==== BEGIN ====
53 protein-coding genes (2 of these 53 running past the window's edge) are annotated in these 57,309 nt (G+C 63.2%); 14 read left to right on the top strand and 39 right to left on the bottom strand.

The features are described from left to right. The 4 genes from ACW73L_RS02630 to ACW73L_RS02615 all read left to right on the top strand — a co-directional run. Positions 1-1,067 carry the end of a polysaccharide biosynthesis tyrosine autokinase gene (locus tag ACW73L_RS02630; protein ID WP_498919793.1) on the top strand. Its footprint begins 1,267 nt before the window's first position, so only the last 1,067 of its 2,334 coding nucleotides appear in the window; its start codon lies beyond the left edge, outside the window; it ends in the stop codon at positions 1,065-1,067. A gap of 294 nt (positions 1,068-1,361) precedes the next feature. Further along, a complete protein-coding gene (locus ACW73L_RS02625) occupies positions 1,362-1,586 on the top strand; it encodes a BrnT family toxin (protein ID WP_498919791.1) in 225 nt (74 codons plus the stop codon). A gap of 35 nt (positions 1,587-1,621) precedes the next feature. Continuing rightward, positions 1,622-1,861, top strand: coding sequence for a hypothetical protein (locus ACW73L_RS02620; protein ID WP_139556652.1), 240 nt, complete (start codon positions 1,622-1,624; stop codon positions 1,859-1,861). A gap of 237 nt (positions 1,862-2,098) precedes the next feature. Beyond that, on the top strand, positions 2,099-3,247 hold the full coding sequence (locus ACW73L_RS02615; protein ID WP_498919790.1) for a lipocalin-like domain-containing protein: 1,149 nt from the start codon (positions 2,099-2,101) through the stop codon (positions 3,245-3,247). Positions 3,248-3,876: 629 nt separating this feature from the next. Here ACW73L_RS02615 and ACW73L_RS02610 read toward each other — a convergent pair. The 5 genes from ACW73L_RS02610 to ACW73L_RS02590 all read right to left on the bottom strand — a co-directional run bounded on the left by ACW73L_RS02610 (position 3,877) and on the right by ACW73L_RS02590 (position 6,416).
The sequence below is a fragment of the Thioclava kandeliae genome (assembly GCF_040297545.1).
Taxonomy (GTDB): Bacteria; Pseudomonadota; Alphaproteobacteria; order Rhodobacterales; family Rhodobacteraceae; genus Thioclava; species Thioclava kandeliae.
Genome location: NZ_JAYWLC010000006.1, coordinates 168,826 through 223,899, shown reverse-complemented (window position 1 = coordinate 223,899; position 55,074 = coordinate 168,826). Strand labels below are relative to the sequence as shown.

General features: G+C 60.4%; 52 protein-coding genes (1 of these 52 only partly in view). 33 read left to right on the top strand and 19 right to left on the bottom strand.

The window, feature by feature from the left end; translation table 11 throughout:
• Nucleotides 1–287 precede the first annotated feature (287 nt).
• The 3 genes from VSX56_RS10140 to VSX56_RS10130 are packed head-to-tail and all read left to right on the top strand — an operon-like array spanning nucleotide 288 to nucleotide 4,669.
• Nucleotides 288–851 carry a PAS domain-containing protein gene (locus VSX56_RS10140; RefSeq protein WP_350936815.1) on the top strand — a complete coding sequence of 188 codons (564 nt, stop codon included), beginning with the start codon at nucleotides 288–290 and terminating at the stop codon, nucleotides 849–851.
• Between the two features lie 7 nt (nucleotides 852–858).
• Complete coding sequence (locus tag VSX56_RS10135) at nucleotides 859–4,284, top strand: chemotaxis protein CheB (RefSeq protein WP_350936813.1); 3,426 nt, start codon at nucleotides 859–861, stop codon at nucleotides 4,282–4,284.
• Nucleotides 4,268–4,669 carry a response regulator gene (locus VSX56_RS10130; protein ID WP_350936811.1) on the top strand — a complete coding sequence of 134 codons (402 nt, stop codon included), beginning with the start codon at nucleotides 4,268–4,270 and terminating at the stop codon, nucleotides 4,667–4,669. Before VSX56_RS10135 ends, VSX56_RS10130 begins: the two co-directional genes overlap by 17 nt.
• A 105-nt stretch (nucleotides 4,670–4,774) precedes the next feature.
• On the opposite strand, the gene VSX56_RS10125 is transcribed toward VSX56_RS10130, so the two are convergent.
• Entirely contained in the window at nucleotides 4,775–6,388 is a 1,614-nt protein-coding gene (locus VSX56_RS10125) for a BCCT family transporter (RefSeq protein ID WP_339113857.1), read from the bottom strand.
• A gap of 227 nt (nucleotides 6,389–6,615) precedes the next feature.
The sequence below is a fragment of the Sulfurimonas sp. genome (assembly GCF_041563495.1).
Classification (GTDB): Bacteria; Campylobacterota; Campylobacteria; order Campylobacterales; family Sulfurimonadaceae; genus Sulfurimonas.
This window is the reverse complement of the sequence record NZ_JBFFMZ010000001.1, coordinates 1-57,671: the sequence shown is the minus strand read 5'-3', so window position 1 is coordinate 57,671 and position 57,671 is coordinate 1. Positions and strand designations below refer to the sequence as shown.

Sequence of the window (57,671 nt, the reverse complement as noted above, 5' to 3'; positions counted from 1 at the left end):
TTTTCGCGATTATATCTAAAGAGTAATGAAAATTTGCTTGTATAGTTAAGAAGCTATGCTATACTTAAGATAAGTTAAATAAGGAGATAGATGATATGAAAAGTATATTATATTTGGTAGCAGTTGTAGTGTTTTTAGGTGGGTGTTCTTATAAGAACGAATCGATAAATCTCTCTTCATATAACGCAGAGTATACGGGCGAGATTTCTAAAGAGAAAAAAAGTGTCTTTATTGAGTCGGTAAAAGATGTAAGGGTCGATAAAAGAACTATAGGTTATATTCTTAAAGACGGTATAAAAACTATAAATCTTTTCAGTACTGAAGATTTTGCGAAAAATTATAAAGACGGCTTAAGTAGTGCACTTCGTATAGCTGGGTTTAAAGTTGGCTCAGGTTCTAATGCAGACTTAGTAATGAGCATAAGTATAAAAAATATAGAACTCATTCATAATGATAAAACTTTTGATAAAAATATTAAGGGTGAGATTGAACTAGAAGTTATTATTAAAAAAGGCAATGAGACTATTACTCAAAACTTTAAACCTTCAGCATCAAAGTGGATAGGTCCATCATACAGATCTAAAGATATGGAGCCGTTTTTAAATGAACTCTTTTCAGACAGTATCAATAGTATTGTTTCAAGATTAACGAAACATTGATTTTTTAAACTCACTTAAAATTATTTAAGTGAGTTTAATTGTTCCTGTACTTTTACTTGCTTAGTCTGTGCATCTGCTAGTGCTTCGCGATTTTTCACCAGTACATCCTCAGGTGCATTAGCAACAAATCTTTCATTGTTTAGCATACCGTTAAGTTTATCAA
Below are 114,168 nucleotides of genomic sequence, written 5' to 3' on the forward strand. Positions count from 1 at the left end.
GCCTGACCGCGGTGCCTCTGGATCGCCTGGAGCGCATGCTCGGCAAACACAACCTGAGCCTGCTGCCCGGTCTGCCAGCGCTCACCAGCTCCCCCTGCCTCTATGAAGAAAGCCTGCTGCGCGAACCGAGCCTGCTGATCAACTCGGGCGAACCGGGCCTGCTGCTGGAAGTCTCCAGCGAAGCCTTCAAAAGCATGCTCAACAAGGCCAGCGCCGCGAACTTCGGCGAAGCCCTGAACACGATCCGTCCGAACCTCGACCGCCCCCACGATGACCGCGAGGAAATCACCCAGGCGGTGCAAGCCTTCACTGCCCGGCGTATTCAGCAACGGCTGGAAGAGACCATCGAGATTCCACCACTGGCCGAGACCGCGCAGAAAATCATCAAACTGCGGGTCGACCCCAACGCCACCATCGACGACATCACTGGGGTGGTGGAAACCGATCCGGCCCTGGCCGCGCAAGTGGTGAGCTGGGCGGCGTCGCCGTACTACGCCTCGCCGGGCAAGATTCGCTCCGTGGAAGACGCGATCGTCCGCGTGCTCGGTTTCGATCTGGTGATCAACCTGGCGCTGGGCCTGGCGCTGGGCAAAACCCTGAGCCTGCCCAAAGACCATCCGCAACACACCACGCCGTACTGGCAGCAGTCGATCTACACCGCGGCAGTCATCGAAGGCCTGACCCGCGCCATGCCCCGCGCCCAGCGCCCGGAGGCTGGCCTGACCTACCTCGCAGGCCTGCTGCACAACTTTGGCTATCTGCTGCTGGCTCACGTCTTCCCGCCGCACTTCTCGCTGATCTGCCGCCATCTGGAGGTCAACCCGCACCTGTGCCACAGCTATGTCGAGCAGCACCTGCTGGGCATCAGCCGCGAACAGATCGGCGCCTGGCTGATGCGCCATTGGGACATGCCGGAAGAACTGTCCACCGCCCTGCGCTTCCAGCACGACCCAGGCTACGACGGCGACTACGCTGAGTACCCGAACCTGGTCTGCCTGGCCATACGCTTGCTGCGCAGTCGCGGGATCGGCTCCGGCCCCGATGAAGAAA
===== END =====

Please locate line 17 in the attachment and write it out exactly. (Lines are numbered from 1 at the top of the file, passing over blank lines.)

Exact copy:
• A gap of 227 nt (nucleotides 6,389–6,615) precedes the next feature.